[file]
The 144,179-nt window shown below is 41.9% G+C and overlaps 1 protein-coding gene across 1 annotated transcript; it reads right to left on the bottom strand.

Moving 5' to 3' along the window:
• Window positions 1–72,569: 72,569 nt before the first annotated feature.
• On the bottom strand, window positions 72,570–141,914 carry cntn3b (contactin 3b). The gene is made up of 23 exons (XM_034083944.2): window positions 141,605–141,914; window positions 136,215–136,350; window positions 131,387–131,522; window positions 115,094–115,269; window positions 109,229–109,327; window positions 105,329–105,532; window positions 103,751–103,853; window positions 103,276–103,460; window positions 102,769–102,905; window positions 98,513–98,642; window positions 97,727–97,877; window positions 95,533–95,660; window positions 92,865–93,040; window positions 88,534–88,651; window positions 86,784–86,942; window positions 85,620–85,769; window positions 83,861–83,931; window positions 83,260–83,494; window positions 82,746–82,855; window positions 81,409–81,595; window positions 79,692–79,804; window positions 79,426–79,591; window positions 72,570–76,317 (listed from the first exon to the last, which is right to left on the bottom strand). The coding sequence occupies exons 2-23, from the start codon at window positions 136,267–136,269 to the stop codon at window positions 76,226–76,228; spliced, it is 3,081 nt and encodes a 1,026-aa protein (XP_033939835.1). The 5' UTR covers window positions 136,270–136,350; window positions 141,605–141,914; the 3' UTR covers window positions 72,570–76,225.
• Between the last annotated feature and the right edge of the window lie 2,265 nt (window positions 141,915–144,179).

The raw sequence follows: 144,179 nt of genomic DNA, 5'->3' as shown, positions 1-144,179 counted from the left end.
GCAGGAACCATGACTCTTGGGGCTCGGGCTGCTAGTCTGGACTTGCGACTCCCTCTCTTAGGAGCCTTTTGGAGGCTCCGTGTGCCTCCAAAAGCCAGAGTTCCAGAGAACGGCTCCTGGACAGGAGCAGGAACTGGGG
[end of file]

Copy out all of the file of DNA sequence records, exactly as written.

The 144,179-nt window shown below is 41.9% G+C and overlaps 1 protein-coding gene across 1 annotated transcript; it reads right to left on the bottom strand.

Moving 5' to 3' along the window:
• Window positions 1–72,569: 72,569 nt before the first annotated feature.
• On the bottom strand, window positions 72,570–141,914 carry cntn3b (contactin 3b). The gene is made up of 23 exons (XM_034083944.2): window positions 141,605–141,914; window positions 136,215–136,350; window positions 131,387–131,522; window positions 115,094–115,269; window positions 109,229–109,327; window positions 105,329–105,532; window positions 103,751–103,853; window positions 103,276–103,460; window positions 102,769–102,905; window positions 98,513–98,642; window positions 97,727–97,877; window positions 95,533–95,660; window positions 92,865–93,040; window positions 88,534–88,651; window positions 86,784–86,942; window positions 85,620–85,769; window positions 83,861–83,931; window positions 83,260–83,494; window positions 82,746–82,855; window positions 81,409–81,595; window positions 79,692–79,804; window positions 79,426–79,591; window positions 72,570–76,317 (listed from the first exon to the last, which is right to left on the bottom strand). The coding sequence occupies exons 2-23, from the start codon at window positions 136,267–136,269 to the stop codon at window positions 76,226–76,228; spliced, it is 3,081 nt and encodes a 1,026-aa protein (XP_033939835.1). The 5' UTR covers window positions 136,270–136,350; window positions 141,605–141,914; the 3' UTR covers window positions 72,570–76,225.
• Between the last annotated feature and the right edge of the window lie 2,265 nt (window positions 141,915–144,179).

The raw sequence follows: 144,179 nt of genomic DNA, 5'->3' as shown, positions 1-144,179 counted from the left end.
GCAGGAACCATGACTCTTGGGGCTCGGGCTGCTAGTCTGGACTTGCGACTCCCTCTCTTAGGAGCCTTTTGGAGGCTCCGTGTGCCTCCAAAAGCCAGAGTTCCAGAGAACGGCTCCTGGACAGGAGCAGGAACTGGGG